“Provocateurs and ringleaders in the riots will be punished to the full extent of the law,” the interim Kyrgyz government said in a statement.
Meanwhile in Bishkek, supporters of the land seizures tried to hold protests but were met with a heavy police presence.
Police held 130 people allegedly involved in the riots, the Kyrgyz interior ministry said in a statement. Two of the five killed died from gunshots wounds, according to the health ministry, while another 40 people were injured, including 10 members of the police.
Clearly the rule of law is not instilled across the country
"Underlying ethnic tension has often times been exaggerated and manipulated by different political forces, but I would say the attacks on the small Turkish minority and the Russian minority is seen to be much more exacerbated by socio-economic [factors]," Ana Jelenkovic, an analyst with the Eurasia group told RFI.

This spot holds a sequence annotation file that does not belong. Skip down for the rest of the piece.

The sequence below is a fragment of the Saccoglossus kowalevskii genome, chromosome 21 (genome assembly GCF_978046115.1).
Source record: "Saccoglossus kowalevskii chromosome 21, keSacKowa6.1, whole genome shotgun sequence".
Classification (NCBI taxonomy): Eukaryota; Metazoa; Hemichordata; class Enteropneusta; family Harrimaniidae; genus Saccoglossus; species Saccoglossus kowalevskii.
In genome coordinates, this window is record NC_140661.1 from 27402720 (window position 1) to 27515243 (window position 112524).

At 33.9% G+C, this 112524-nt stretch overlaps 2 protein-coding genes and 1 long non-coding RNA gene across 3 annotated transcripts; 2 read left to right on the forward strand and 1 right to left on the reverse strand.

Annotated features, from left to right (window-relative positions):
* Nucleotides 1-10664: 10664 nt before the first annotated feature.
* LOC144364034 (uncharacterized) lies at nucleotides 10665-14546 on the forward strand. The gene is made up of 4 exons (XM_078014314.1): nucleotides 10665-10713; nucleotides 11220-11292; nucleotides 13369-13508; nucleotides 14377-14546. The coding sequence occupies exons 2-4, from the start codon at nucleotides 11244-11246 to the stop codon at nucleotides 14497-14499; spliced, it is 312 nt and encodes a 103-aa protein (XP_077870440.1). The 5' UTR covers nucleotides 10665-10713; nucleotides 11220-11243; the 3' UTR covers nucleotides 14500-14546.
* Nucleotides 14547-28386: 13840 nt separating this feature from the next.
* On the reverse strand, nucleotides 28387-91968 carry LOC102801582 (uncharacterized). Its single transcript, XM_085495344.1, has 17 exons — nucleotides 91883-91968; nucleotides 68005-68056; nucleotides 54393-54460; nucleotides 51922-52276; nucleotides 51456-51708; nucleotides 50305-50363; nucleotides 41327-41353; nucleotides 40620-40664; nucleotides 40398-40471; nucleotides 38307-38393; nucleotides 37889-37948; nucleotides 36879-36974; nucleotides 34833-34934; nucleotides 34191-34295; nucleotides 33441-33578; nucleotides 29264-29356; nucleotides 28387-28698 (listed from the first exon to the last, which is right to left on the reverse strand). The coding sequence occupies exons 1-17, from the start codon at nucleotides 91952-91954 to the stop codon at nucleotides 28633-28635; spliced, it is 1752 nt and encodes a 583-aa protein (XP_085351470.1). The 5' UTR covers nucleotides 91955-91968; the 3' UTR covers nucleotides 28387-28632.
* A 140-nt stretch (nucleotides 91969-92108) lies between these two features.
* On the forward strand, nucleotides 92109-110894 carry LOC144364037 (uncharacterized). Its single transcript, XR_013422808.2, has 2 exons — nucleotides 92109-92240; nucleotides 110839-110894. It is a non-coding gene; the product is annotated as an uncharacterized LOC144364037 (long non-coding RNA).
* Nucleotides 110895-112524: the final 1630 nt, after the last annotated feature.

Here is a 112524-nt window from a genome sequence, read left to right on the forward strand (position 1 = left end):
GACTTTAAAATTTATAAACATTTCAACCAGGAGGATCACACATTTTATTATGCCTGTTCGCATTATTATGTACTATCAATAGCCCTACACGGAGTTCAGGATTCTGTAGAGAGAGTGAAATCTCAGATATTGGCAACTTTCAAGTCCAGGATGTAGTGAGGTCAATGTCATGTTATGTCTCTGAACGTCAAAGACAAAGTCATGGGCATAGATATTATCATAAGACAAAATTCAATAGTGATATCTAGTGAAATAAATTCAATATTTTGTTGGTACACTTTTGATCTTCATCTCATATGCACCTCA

"We’re seeing similar types of things in other regions where its not necessarily ethnic violence. In the Talas region for instance, the community in the region remains very unstable and a lot of that anger is targeted at either foreign entities operating in that region, or at the local land owners, and it’s certainly not ethnic in nature, but the end result looks the same."
In Moscow, Russian President Dmitry Medvedev voiced support for the interim government, which overthrew Kyrgyzstan’s president earlier this month.
“Both Uzbekistan and Russia want the authorities in Kyrgyzstan to be strong and people of Kyrgyzstan to develop and flourish,” news agencies quoted Medvedev as saying.
Almost 20 houses were burnt and looted in Mayevka, which is home to a mix of Russians, Kyrgyz and Meskhetian Turks.
The interim government has yet to assert full control over the ex-Soviet republic which was scene of a popular uprising that ousted president Kurmanbek Bakiyev.